We know the referendum result but the impact of the campaign is going to be reverberating for a long time to come.
American sports commentators have a saying, that “It ain’t over until the fat lady sings.” It’s a Wagnerian opera reference, apparently, but the meaning is obvious: this game is going right to the end. On the day after the Referendum in Scotland it was easy to think it was over – especially for disconsolate ‘Yes’ voters, and flag-waving (and Nazi-saluting) Scottish ‘loyalists.’ But there are good reasons to think that the Referendum itself is only half-time in this particular game. I know that it’s probably not a good idea to mix metaphors about sport and politics, but this particular game has a long way to go. Here’s seven quick notes on why, below the fold.
#1. David Cameron learns nothing from experience.
Having insisted on a Yes/No ballot paper, without the Federalist “devo max” option, for partisan, opportunist reasons because he thought (wrongly) that it would stuff the Scots Nats, he stood in front of the cameras at 7 a.m. on the morning after the referendum looking like he’d just heard a bullet with his name on it embed itself in a tree just behind him. And then he announced a set of partisan opportunist measures on constitutional “reform”.
It’s worth recalling that in 2007 Mervyn King, while Governor of the Bank of England, told the US Ambassador that Cameron and Osborne “had a tendency to think about issues only in terms of politics, and how they might affect Tory electorability” (we know this from Wikileaks), and I suspect this may be their political epitaph.
But it’s also striking how easily political commentators are seduced by tactical ploys. The gap in the quality and perceptiveness of the different discussions on Newsnight on Friday evening (first, the political correspondents, and later a group of academics) was a wide one. While I’m sure a political correspondent might protest that it’s their job to look at tactics, they would be doing their job better if (a) they climbed out of the bubble for a bit, and (b) they sometimes thought about how things might look in even a month’s time. Or a year.
#2. “The issue of Scottish independence is dead for a generation.”
That’s probably about right, but it depends on what you mean by a generation. Scottish nationalism has progressed in a series of 15-to-20-ish something year jumps, from its by-election success in 1967, to the unsuccessful devolution referendum in 1979, to the successful one in 1997, to the unsuccessful independence referendum in 2014. You do the maths. And demographics is on the indy side – ‘Yes’ voters were much more likely to be young than old.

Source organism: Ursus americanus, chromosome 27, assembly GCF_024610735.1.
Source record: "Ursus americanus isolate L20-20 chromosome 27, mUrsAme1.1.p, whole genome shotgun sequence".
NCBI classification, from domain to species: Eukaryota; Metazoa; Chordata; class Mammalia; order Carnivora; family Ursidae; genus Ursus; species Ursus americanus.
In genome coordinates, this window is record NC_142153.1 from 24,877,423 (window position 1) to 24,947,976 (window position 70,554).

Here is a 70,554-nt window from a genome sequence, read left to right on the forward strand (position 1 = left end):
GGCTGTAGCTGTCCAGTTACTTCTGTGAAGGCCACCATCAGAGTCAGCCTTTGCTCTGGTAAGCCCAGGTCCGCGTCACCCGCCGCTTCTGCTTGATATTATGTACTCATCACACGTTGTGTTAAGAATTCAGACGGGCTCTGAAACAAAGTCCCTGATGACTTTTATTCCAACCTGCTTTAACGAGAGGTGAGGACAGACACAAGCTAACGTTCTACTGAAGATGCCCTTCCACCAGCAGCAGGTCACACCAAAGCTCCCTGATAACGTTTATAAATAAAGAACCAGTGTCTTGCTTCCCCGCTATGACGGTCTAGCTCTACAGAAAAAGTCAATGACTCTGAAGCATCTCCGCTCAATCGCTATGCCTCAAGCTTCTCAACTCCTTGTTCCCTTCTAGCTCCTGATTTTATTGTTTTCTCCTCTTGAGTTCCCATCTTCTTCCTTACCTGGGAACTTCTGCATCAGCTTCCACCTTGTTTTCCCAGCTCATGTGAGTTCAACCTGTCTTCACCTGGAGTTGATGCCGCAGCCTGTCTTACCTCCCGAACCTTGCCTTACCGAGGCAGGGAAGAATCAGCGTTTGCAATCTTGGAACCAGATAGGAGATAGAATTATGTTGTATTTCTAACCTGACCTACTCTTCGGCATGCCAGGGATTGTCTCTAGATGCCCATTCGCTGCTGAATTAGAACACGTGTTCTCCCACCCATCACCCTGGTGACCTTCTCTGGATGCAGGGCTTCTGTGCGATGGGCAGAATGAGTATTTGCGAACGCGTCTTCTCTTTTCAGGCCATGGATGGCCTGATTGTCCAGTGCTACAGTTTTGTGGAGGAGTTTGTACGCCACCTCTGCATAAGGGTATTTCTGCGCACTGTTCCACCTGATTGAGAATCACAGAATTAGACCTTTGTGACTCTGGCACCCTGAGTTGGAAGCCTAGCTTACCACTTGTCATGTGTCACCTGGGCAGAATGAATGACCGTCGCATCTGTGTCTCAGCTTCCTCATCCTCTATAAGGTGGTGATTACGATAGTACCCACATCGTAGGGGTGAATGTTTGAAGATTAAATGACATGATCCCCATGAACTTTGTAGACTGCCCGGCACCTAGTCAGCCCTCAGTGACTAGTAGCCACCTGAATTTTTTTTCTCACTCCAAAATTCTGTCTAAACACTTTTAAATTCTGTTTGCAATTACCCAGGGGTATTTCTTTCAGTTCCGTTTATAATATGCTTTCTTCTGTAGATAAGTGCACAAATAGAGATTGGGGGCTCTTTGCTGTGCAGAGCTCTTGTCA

#3. Independence votes fail when they’re not ahead at the beginning.
At least according to this tweet by the RSA’s Adam Lent.
At NESTA’s blog, Geoff Mulgan went further. Maybe they never succeed.
Twenty years ago, I bet that there would never be a secession from a mature democracy … [M]y logic for judging secessions unlikely was that in a mature democracy, as soon as any region or nation looked close to seceding, the larger nation would make just enough concessions to keep it in, partly because the elites would judge it worth doing so to retain their prestige and power in the world, and partly because democratic negotiation and compromise would play their part. Quebec and Catalonia have repeatedly confirmed the point. Scotland in the last two weeks has been an even clearer example.
#4. The ‘Yes’ campaign lost the vote but won the campaign.
This has become a truism already, but it’s worth pointing out one more time that only one national political party (The Greens) supported the ‘Yes’ campaign along with only one mainstream Scottish newspaper. The ‘Yes’ campaign had to bypass this with a political campaign which combined old-fashioned village meetings with up-to-the-minute digital activism (well described by Paul Mason).
At the Sunday Herald Ian Macwhirter wrote about how this campaigning structure insulated the ‘Yes’ campaign from some of the ‘Project Fear‘ run by Better Together and the Westminster parties in the final fortnight:
Why have so many Scots refused to heed the warnings of press, politicians and banks? This has been a truly bottom-up movement, that rose from obscurity in drafty halls and internet chatrooms; ignored by the establishment and ridiculed by the press; dismissed by polling gurus like Nate Silver who said a Yes was “almost inconceivable”.